Millennials and Cybercrime

Millennials and Cybercrime

Cybercrime has cost victims $126 billion worldwide and it has indeed established itself as a criminal enterprise. Every day, we see headlines on security and data breaches, invasion of privacy, and hacking. Cybercriminals continue to innovate new ways to attack and both private and public sectors remain vulnerable.

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Studies have shown that millennials – those who are born between 1982 and 2004 – are among the top victims of cybercrimes. According to a 2016 report by Norton Cyber Security, 40% of millennials have fallen victim to cybercrime in the past year. Eighty-six percent of those surveyed said that they might have experienced a phishing incident, with 30 percent unable to detect a phishing attack.

Millennials are digital natives, and they are undeniably more tech-savvy than the previous generations, so why would they be the most vulnerable to cybercrimes? Despite being the more tech-savvy set, it is worth noting that millennials experienced two different eras of technological developments. Witnessing the internet from its early stages – the slow connection and the huge computers – to the accelerated rise of social media, smart phones, and wireless connection must have made them a bit cavalier when it comes to their online activities.

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True enough, reports blame unsafe online practices for this problem.  Millennials can be promiscuous when it comes to their login credentials; they tend to share their passwords to friends and family members. This lack of caution, paired with the use of vulnerable media online, spells security trouble. Another reason is their use of public and unsecured wi-fi networks for online transactions, resulting in sensitive information and credentials to become vulnerable. Most millennials are also lax in terms of using third-party applications, answering online surveys, and providing access to files and documents in online platforms.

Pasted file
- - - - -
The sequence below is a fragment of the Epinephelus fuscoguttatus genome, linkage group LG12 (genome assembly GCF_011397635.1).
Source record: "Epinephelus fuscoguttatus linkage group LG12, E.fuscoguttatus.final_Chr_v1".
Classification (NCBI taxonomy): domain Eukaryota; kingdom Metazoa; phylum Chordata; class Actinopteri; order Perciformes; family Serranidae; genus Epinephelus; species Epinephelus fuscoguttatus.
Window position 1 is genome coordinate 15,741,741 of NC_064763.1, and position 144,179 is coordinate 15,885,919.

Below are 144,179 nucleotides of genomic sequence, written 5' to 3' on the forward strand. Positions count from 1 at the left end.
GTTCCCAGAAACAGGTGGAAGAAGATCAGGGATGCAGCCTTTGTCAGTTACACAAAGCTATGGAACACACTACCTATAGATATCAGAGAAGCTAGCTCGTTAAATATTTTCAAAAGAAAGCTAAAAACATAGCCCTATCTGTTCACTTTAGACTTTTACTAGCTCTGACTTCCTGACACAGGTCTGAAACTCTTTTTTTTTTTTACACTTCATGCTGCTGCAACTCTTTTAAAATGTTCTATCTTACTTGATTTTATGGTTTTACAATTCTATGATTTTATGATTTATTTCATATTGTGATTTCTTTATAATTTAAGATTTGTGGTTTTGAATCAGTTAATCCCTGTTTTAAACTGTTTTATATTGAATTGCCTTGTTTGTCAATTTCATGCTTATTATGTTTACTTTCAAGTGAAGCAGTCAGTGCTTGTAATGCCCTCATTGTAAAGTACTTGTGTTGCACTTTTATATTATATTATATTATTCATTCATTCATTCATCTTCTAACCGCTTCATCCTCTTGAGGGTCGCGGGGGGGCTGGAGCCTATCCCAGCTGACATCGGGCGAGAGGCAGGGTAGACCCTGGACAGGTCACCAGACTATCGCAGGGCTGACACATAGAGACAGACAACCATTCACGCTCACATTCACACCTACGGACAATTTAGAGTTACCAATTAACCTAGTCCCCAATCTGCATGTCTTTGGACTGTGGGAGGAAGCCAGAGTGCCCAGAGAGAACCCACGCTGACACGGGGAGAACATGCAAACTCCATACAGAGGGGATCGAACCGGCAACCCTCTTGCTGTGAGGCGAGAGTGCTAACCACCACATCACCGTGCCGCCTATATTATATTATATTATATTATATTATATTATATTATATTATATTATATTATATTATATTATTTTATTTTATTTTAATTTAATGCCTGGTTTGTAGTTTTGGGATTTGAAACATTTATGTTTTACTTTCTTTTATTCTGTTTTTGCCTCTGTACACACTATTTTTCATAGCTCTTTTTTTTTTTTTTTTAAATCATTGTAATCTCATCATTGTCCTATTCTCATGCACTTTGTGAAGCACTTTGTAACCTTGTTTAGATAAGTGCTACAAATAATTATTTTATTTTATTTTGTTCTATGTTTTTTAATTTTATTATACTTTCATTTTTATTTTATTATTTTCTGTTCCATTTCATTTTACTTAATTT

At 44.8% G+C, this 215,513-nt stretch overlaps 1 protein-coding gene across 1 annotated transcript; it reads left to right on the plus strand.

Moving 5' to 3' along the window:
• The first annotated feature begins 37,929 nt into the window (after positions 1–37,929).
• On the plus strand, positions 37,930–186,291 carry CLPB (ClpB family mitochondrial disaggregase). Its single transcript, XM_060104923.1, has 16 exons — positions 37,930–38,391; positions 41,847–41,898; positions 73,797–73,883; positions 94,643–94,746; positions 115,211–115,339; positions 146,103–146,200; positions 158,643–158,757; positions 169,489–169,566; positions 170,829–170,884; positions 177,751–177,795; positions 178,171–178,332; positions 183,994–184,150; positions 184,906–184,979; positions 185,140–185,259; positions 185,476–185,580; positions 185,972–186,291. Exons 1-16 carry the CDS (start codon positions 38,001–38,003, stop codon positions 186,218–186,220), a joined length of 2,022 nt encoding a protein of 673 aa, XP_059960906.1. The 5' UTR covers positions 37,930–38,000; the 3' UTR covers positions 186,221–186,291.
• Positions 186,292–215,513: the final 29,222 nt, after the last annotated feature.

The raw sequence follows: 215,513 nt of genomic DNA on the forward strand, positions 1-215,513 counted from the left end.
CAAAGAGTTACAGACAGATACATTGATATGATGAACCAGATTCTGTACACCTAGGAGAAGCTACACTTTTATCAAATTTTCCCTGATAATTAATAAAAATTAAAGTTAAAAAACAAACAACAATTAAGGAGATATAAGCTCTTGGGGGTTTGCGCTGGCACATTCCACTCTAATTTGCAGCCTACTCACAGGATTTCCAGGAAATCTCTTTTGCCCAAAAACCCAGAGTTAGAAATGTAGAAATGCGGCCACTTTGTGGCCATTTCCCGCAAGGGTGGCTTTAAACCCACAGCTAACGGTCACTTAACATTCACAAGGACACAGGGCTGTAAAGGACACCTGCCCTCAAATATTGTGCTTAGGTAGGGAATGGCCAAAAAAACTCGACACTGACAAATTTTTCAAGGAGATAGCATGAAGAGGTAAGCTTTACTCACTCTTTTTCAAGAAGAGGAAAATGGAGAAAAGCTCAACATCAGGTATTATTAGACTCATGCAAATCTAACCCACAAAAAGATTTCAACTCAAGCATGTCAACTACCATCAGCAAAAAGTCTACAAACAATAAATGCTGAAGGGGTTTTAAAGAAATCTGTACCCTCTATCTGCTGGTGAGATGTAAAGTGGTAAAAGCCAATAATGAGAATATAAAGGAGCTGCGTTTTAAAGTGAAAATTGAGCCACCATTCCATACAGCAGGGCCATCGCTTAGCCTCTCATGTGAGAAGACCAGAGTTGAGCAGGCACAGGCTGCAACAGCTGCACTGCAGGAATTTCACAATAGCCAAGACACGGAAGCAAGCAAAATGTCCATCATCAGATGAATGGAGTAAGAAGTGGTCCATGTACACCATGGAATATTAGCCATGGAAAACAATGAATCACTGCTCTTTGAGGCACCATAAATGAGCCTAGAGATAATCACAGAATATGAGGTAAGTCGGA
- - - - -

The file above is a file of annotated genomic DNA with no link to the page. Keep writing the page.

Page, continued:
How do you protect yourself from cybercrimes?

  • Make it very difficult for attackers to access your accounts by using strong and unique passwords. Make sure to use lower and upper case letters, symbols, and numbers. Change your passwords every three months, and do not use just one password for all your accounts.
  • When installing new network-connected devices at home, do not forget to change the default password. Disable or protect remote access when not necessary.
  • Be cautious and think twice before clicking links and opening messages and attachments. Be suspicious of the sender and the subject line. Most phishing emails come from compromised email accounts of friends. Surveys show that 4 in 10 millennials cannot distinguish between a phishing email from a legitimate one.
  • Limit your online activities when using public wi-fi networks. When you access your personal information using an unsecured public wi-fi, you risk exposing them. Avoid accessing your social media accounts, paying bills and purchasing anything using your credit card while on a public wi-fi network.
  • Be diligent in managing the settings of your social media sites. Make sure that you are not exposing personal and private information. The less you share, the better.
  • Stay updated on news about security breaches. If your bank or a site you have an account on falls victim to cybercriminals, change your password immediately.
  • If you have become a victim of a cyber attack, alert your local police. In some cases, the FBI and the Federal Trade Commission need to be looped in, too. By reporting the crime, however minor it may seem, you are helping prevent criminals from proliferating.

 

Note: This article was provided by Hogan Injury. Click here to view the original article or visit their website at Hoganinjury.com to know more about their services on expert legal advise.

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